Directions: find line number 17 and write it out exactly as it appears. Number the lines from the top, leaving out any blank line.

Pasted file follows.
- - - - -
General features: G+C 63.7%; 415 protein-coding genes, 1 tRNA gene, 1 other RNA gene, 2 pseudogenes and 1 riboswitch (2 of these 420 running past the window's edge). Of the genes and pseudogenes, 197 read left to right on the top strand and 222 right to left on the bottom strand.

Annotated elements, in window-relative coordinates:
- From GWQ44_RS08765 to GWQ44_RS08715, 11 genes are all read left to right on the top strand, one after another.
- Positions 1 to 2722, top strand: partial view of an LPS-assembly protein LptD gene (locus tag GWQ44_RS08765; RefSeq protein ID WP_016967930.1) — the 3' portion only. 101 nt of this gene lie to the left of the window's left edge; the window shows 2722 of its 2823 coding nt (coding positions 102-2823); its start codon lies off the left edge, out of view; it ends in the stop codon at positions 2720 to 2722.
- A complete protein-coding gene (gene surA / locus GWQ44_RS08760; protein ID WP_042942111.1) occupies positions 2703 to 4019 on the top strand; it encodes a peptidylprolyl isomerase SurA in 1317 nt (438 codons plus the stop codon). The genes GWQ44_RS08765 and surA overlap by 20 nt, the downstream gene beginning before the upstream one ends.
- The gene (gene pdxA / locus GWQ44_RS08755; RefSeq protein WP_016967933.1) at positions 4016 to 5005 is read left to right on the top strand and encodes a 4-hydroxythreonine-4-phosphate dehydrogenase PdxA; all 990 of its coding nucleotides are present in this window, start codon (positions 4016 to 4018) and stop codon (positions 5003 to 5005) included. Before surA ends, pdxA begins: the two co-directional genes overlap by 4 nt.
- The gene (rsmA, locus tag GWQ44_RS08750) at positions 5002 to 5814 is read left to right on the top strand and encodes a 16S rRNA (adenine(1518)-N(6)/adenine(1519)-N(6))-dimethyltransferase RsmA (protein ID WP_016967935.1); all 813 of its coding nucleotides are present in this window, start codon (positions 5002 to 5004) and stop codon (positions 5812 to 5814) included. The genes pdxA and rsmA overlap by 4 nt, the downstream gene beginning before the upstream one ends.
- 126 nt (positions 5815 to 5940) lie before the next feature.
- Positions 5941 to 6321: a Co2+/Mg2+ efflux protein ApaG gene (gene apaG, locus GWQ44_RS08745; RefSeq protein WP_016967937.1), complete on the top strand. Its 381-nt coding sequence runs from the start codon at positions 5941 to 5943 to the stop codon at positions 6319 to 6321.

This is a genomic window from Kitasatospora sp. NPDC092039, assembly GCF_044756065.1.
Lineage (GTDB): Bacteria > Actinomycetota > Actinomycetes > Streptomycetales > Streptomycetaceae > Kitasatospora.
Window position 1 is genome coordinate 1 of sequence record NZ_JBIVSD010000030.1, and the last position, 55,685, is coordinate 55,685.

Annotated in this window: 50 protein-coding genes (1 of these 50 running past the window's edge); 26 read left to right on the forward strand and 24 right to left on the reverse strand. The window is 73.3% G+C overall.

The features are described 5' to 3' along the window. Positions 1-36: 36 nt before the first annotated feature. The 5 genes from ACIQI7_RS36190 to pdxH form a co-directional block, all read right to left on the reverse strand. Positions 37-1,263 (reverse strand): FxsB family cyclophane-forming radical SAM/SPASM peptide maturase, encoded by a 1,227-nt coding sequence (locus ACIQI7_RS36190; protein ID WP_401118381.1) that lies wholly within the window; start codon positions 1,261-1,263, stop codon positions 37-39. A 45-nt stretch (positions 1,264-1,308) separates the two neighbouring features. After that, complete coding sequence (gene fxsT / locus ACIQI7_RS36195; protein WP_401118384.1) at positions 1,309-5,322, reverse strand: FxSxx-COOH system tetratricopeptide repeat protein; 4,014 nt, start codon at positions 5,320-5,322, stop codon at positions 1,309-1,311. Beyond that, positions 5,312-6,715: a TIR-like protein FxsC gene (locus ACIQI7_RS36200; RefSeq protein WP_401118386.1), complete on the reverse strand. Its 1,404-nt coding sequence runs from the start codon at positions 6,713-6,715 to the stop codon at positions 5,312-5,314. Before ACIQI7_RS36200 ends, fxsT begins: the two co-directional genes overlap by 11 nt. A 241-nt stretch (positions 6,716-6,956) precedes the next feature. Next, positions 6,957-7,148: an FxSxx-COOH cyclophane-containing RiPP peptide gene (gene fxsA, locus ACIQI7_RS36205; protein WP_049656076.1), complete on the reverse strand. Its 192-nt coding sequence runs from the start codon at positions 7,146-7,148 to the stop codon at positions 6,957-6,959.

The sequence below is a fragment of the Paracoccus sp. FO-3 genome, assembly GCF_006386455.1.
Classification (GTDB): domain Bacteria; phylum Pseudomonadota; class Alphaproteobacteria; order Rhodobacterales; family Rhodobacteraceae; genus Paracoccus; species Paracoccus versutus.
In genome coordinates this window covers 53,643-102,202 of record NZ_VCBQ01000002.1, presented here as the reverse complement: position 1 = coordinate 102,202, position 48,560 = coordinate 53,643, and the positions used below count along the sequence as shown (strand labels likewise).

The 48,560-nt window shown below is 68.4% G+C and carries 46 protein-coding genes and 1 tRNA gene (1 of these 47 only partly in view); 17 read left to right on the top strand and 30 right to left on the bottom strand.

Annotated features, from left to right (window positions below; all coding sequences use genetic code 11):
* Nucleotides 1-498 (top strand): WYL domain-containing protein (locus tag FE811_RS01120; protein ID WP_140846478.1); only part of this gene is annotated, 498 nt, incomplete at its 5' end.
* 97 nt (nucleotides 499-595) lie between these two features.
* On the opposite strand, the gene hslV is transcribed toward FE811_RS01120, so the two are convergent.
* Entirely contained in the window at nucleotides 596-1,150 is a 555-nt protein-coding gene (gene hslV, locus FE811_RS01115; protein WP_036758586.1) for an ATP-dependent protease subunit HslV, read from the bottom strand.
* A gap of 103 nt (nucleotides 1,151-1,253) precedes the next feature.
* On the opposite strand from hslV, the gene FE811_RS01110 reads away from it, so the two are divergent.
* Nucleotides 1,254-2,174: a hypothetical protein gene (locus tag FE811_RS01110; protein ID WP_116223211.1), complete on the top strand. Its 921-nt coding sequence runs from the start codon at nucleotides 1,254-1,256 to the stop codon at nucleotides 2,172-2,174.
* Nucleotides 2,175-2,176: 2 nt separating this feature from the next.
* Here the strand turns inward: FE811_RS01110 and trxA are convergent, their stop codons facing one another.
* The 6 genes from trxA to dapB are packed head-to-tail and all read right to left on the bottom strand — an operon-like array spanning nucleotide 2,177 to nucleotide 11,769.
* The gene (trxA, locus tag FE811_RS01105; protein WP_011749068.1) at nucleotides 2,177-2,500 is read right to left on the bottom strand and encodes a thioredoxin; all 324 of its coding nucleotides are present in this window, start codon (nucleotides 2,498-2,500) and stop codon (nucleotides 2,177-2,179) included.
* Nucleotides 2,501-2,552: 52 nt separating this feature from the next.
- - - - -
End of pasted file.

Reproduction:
In genome coordinates this window covers 53,643-102,202 of record NZ_VCBQ01000002.1, presented here as the reverse complement: position 1 = coordinate 102,202, position 48,560 = coordinate 53,643, and the positions used below count along the sequence as shown (strand labels likewise).